Thursday, June 10, 2010

Greensboro BBQ

This recipe comes from a now defunct Greene Street, Greensboro BBQ restaurant, called Knuckle's BBQ. It was posted on their website for a time, before finally being removed. Deb, the owner states her sauce derives from the first BBQ restaurant in Greensboro, which opened in the 1930s, but she still prefers her version of this pulled pork BBQ sauce till this day.

"There are many sauces out there...vinegar based, catsup based....and lord knows no telling what other kind, but my favorite is "MY SAUCE"! It has a hint of onion because I use my Juicer ...! So either use bottled onion juice or Juice an onion beforehand! I can remember my Dad cooking his barbecue sauce in a huge pot....and he floated lemons on top! You could smell the aroma throughout the kitchen of the restaurant and it would actually open your head up like a decongestant. "
Knuckle's Barbecue Sauce Ingredients:
  • 1 1/2 cups Cider Vinegar
  • 1/4 cup water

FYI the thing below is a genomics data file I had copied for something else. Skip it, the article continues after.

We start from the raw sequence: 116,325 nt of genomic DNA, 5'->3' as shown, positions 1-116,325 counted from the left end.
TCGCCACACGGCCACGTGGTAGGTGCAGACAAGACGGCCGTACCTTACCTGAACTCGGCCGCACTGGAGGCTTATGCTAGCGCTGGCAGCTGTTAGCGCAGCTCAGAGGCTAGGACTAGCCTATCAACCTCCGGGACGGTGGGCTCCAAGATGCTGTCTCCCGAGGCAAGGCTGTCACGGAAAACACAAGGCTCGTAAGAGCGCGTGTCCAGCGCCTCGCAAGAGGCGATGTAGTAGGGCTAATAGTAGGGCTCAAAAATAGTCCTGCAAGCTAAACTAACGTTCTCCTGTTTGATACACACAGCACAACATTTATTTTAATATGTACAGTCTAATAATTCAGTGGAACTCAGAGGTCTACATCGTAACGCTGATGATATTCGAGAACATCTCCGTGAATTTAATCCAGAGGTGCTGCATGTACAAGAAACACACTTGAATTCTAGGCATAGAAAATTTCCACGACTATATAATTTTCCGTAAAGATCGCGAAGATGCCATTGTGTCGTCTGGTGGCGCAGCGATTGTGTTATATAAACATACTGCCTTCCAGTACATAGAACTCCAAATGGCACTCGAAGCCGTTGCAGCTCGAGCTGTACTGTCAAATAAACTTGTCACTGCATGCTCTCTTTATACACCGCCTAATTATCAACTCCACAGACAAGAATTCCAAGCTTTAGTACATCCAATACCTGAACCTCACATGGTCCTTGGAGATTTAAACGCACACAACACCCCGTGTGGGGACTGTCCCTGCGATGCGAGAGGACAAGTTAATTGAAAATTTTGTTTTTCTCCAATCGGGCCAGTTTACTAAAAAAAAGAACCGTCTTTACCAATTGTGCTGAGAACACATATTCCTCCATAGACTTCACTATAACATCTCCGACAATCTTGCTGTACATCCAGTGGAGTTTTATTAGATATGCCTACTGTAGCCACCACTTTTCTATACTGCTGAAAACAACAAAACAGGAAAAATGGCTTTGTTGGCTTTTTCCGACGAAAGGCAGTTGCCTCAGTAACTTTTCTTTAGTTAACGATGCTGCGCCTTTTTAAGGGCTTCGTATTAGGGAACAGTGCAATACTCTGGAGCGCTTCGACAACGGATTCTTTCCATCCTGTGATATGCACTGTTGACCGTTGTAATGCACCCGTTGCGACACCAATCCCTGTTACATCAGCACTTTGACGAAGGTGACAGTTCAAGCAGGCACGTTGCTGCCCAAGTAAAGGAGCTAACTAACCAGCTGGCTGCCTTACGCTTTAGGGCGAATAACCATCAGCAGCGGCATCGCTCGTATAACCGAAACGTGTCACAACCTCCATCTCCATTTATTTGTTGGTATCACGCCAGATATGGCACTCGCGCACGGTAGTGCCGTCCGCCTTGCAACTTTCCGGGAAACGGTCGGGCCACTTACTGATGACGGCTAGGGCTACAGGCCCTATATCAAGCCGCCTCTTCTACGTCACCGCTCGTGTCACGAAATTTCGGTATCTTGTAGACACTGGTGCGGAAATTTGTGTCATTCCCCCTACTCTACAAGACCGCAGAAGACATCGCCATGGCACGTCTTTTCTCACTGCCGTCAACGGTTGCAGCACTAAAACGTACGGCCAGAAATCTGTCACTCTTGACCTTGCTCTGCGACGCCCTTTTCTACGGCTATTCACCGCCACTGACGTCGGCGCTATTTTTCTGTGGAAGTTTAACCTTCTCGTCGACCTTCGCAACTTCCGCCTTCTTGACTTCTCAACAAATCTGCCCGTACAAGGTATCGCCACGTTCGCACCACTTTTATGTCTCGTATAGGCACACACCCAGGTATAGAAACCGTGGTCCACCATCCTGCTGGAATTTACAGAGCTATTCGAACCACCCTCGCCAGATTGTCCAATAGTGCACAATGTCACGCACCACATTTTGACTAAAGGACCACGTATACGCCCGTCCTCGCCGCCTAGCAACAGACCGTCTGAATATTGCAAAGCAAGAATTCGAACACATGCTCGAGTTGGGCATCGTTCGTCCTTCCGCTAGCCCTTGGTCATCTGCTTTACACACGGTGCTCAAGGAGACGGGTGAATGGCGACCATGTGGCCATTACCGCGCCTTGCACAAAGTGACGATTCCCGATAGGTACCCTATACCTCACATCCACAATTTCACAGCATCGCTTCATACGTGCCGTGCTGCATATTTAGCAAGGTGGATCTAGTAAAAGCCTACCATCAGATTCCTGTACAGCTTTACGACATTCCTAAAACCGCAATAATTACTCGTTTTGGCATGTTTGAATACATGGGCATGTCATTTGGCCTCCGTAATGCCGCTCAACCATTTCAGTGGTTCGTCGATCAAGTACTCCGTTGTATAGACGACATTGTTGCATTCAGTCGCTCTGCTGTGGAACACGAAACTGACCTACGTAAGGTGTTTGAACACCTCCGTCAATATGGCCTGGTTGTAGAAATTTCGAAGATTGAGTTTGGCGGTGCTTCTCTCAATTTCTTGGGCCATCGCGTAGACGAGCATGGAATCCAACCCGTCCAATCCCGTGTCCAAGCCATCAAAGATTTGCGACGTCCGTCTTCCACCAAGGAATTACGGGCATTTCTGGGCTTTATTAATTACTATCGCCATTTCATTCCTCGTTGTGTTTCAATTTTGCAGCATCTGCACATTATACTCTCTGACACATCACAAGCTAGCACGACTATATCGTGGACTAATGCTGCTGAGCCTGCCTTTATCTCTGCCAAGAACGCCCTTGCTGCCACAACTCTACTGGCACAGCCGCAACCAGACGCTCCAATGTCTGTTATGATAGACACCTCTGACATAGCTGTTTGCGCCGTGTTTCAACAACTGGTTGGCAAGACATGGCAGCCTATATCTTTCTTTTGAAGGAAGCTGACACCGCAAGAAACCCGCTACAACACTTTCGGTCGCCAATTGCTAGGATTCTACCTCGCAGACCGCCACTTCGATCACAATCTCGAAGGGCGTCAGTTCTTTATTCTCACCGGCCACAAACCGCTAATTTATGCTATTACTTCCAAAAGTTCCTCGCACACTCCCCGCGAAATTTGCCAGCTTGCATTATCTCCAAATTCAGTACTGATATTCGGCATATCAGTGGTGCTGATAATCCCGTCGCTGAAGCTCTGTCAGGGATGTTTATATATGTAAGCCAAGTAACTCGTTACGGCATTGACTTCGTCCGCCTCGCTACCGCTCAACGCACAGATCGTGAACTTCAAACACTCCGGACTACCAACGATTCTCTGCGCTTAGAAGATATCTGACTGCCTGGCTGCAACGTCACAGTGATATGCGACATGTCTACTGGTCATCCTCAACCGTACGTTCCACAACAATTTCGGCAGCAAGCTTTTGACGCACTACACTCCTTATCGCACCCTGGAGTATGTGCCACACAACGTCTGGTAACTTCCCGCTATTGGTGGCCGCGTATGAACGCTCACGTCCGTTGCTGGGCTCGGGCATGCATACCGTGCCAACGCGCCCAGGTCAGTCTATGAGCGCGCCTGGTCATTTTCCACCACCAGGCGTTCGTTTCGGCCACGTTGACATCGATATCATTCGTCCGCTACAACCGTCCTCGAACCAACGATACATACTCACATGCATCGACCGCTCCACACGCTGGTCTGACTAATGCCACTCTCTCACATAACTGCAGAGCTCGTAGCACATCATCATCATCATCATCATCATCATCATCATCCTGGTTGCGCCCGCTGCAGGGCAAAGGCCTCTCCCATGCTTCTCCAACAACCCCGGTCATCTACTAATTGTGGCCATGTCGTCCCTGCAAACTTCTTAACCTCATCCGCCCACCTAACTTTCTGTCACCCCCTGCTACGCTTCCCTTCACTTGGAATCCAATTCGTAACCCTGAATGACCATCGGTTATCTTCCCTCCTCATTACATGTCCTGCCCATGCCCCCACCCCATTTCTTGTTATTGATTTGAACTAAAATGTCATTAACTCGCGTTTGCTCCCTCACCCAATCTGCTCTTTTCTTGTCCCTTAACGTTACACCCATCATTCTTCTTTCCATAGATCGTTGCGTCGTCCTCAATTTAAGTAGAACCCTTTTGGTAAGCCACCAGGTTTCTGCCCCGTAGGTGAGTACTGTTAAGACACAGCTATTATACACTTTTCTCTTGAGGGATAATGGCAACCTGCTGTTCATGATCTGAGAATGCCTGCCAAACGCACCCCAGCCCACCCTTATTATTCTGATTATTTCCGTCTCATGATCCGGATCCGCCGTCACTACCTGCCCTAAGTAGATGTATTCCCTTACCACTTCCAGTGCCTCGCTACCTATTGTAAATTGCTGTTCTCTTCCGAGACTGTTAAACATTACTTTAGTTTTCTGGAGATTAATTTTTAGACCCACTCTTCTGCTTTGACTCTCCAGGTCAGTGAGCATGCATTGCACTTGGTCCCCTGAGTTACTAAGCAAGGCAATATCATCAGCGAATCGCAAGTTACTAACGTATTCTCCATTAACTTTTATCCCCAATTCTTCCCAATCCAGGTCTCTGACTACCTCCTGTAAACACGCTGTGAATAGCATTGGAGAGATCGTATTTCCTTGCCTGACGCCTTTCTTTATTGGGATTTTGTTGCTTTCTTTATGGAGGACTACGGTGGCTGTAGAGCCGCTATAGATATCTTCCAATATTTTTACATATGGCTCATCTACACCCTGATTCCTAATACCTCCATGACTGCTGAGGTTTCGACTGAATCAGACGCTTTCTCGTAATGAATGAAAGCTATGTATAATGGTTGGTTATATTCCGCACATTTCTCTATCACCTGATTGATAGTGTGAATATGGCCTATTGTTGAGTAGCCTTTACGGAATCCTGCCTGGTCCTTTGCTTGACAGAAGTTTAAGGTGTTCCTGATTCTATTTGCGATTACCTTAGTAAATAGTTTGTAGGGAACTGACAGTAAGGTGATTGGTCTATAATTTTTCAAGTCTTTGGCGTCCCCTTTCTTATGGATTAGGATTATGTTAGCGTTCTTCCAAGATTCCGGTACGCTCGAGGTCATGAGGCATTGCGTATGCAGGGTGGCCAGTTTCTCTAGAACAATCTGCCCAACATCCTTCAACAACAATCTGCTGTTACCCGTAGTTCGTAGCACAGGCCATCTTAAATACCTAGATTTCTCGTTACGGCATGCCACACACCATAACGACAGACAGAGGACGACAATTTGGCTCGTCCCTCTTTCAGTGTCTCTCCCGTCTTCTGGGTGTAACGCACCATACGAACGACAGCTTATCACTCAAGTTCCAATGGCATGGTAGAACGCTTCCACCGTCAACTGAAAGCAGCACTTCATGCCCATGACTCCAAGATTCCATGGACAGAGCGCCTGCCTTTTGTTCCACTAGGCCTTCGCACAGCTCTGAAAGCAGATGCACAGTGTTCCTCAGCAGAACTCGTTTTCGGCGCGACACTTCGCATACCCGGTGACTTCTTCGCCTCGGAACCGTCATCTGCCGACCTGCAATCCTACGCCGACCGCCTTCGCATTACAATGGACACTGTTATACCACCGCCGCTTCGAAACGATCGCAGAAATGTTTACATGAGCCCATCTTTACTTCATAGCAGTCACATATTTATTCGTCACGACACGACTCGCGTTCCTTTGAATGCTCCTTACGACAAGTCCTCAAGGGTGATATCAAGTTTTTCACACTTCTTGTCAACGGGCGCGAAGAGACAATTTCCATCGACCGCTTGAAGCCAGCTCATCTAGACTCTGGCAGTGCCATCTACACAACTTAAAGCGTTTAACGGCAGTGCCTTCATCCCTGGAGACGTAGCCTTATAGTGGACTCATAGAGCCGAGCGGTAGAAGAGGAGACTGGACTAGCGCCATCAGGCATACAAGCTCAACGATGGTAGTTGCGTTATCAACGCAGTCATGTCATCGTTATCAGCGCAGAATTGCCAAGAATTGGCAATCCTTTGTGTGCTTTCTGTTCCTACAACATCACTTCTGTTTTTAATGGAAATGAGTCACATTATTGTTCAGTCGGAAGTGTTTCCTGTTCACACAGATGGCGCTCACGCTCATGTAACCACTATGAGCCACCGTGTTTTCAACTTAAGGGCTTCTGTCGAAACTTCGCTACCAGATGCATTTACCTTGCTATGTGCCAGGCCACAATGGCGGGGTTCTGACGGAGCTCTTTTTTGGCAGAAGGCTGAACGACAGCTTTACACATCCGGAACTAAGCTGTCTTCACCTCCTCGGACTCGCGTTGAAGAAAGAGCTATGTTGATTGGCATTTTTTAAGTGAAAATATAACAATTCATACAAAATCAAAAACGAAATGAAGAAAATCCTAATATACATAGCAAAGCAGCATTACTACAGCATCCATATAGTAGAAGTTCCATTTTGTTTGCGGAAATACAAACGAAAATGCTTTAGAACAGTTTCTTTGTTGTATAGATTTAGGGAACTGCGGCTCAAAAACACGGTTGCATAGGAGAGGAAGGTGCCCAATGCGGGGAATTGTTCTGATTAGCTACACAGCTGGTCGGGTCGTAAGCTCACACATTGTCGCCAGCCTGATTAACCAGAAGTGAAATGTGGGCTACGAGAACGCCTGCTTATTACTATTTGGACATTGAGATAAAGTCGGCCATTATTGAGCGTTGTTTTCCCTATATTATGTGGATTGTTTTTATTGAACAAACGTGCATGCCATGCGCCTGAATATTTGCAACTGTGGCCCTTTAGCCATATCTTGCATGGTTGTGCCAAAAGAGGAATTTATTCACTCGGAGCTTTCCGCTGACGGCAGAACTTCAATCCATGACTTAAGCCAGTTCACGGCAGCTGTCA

• 1/4 cup bourbon
  • 1/2 cup Catsup
  • 1 teaspoon salt
  • 1/2 teaspoon pepper
  • 1 Onion - Juiced!
  • 2 tbs Brown Sugar
  • 1 tbs Worcestershire Sauce
  • Pinch of Red Pepper (or more, depends on you!)
Mix the ingredients in a saucepan and boil slowly for about 10-15 minutes.

Though I'm personally not a barbecue fan, and wouldn't have a clue how to actually cook one, I've been given the following advice to those who intrepid to do so:

To cook the pork, you need a pork butt and a good rub mixture.  You then cook the pork over a REAL hardwood charcoal ( good god, not briquettes) fire at about 250-300 degrees F until it's done ( give yourself at least 10 hours; could be as many as 18 or more until internal temp is around 180 F ( we go that high in order to have some collagen breakdown and render off some fat.)  
To start with a "rub" to coat the meat before cooking. A mix of kosher salt, black pepper, red pepper flakes, brown sugar and garlic powder makes a good, basic rub recipe. Set the oven temp somewhere between 250-300 degrees (ovens can have an amazing range of temps despite what they're set at- some have " cold" or " hot spots" too, and we both recommend getting a kitchen thermometer to test yours), have a big drip pan underneath, cook the pork butt directly on the oven rack (fat side down),and walk away. It's done when it falls apart and you can pull the bone free from the meat. I say cook to 180 internal temp but he says 190-200 is better in terms of tenderness and reduction of excess fat.